Life after Suicide
18 years ago my brother's struggle ended and my life changed forever. Lee was someone who seemed so full of life and yet never quite understood where he fitted in to the narrative of it all.
It still seems surreal to me, even now, being sat down in my mother's lounge and informed that he had taken his own life. That whole period between knowing he was gone and laying him to rest, remains still, a jumble of images and feelings in my head that I can't quite put together, like shards of glass that slice away at me whenever I try.
Being Left Behind
Living with death of a loved one who could no longer take life anymore, who was just too tired with the everyday battle that was life for them, is a very personal one and is different for everyone.
Over the years, I have made a point of bringing Lee and his passing into conversations, sometimes none too gracefully in the early days, so as to show the world that it's nothing to be ashamed of. What I found, to my disbelief and sadness, was that my story was not as unique as I first thought. Many of our friends, family and acquaintances have felt that the burden of living was too much to bear.
What I did learn is that it is dealt with differently by everyone and that, day to day, year upon year, there are great shifts of emotion, finally coming to the realisation that there is no right or wrong way mourn and move forward.
The one over-riding feeling I encountered, both in myself and others, who had suffered this tragedy, is guilt. It comes in the form of a huge tidal wave that threatens to drown you in its unrelenting torment. Even 18 years later I still have times when I can feel it coming and have to use all my love for him as the only barrier that keeps it from engulfing me. Most of the time it's there in the background, like damp soaking into my soul. It's a feeling that is never far away but one that doesn't do anyone any good. I cope by putting it away in its box and only let myself feel it's barbarous stings when I just can't keep that box shut any longer. That way I can move forward with my life as he would want me to.
For those who cling to that eternal question that hangs there in the air, spoken, unspoken, screamed even - WHY? - you need to stop tormenting yourself with it, eventually. In the early days, I was consumed with it, engulfed with it, weighed down with it. Like Marley's chains, it is a punishment, a punishment that you inflict upon yourself. Even if you had your loved one standing in front of you and you could ask them, I doubt they could put it down to one thing, one issue or one moment that defined their decision. For it was as far from a decision as you can get. There was no rationale behind it, no choice at all, just a need to make the feeling of not feeling or feeling too much stop. Instead I focus on his smile, his obsession with his hair or the fact that he would cook and eat copious amounts of burgers for lunch. Anything that brings him into focus, leaving his death as a footnote in my memory.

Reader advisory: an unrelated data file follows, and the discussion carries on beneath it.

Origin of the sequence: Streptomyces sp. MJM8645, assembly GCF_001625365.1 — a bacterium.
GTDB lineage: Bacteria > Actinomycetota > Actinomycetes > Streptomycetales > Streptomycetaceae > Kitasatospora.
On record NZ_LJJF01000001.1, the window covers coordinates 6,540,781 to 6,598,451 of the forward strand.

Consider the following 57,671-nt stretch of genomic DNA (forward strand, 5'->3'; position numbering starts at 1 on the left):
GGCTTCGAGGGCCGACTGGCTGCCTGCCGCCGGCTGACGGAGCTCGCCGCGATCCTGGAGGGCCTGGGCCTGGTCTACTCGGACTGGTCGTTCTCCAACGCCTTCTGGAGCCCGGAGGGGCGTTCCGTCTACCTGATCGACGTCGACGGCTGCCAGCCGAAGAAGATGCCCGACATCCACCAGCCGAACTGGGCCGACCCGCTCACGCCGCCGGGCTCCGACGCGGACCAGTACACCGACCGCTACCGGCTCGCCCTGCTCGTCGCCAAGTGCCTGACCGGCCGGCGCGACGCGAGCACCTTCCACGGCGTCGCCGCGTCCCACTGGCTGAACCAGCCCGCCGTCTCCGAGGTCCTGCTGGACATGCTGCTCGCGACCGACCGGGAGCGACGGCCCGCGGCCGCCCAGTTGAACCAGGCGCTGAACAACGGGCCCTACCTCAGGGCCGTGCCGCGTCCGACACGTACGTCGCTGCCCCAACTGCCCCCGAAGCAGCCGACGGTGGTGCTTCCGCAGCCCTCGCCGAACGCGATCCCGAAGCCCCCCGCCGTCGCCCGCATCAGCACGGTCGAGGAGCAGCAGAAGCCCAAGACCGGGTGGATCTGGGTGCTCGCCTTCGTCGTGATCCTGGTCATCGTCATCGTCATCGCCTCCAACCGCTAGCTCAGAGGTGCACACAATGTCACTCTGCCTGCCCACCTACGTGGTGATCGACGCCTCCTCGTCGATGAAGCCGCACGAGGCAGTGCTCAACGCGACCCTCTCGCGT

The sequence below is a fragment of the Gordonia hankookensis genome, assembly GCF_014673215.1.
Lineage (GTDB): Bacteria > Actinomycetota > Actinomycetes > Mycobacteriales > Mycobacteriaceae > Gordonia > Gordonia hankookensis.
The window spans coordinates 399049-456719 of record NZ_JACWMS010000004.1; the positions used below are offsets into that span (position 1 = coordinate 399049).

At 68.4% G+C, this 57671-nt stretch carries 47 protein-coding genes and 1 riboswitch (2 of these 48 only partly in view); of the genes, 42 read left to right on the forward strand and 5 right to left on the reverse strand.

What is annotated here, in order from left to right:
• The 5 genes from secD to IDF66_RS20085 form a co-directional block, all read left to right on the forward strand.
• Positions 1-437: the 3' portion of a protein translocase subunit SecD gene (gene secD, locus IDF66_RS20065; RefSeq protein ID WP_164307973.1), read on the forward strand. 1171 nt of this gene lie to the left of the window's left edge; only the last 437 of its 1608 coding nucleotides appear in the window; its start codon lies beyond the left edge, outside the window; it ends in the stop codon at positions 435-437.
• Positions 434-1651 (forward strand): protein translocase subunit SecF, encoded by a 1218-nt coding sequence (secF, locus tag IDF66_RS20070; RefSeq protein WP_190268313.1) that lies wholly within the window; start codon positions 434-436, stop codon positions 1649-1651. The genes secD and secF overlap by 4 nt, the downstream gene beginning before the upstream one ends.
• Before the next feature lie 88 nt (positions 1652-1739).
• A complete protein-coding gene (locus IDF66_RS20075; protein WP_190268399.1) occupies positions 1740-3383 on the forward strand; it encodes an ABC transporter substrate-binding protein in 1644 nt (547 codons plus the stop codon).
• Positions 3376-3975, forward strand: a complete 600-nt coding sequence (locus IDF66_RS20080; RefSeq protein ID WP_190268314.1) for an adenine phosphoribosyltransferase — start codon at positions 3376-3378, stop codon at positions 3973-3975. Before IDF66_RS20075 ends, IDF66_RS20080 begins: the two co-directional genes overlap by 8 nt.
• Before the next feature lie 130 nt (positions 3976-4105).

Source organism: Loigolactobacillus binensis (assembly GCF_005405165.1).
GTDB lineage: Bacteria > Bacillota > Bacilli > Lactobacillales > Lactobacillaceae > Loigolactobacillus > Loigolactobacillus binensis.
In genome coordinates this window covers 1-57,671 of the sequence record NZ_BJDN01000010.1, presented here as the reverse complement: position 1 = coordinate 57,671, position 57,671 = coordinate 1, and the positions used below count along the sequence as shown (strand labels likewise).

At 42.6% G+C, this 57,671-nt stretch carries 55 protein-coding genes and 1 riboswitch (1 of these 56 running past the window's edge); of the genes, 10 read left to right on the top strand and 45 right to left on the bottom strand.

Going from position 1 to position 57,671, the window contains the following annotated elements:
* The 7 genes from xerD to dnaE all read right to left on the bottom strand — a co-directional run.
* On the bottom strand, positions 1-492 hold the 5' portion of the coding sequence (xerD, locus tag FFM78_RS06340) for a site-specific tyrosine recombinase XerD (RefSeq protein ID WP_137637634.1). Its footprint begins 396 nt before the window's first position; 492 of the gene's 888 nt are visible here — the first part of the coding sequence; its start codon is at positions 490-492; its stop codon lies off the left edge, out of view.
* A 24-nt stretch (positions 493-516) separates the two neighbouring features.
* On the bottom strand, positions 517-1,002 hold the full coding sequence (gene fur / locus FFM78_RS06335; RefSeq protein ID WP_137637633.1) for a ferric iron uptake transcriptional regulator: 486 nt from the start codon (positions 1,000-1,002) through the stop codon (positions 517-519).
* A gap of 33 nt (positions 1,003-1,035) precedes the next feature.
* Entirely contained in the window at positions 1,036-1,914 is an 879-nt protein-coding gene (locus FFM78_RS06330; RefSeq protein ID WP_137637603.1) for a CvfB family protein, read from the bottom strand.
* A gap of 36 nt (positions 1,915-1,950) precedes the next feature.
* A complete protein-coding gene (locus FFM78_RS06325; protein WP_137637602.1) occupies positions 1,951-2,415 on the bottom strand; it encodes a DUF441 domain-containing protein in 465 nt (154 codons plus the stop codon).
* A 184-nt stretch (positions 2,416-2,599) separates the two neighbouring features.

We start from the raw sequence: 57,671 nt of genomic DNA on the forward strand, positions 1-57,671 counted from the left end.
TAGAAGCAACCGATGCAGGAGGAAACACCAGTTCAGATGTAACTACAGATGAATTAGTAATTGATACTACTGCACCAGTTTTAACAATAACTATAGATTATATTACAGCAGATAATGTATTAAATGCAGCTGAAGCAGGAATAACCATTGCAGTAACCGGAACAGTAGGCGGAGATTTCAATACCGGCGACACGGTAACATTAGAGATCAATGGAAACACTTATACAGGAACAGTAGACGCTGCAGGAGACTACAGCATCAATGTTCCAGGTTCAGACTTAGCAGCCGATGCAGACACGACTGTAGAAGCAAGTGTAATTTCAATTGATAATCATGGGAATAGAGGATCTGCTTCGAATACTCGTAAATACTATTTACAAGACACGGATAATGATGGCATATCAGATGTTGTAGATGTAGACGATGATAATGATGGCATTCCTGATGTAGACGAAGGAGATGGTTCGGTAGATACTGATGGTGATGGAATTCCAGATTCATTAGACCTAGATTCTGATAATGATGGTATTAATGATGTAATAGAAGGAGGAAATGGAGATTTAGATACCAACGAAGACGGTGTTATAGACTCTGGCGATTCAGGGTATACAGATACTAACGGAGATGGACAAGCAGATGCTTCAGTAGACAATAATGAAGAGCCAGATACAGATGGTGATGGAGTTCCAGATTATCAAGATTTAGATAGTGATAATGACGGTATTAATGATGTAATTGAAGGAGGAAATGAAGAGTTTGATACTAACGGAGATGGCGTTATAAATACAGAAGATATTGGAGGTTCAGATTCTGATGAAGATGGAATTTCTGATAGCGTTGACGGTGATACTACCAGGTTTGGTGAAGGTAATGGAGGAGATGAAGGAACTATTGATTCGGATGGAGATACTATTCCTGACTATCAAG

Even now there are times when I feel angry with him, for missing important events, for leaving me behind to deal with stuff on my own, for cutting the ties of our beautiful relationship. There was a time when I felt guilty about the anger, now I realise that it's, dare I say it, normal. I try to rationalise it that, if he were still with me, I would probably have gotten angry with him far more often.
I personally prefer the term moving forward. It implies the need to put one foot in front of the other and keep on keeping on.
Moving forward after suicide is a minefield, or was in my case, as I felt not only my pain and his but also I felt a duty to his memory, to defend his passing to those who had strong opinions about suicide.
Initially I was waiting for the comments about attention seeking, cowards, easy way out or even that my brother was going to hell (even though my beliefs don't include that particular concept). I was on guard, ready to attack ,albeit verbally, anyone who had the audacity or ignorance to share their opinions with me.
Looking back my 21 year old self I can smile at, what I thought was, my fearless defence of my brother. My 39 year old self now knows that I don't need to engage with those individuals, in order to prove my love for him. My 39 year old self now knows that you don't come across that type of unempathetic person if you don't surround yourself with them. I can also understand that those individuals have their own issues that they are dealing with, their own set of beliefs, that come from a place that I don't know about. Who am I to judge?
All I can do is focus on who my brother was and is to me, for each relationship you have is like a snowflake that cannot be replicated. The way he died is a very small part of who he is and I choose to define who he was by his life and not by how he died.
No matter how we manage the process of moving forward after such a loss, as long as we continue to put one foot in front of the other, at least we are going in the right direction.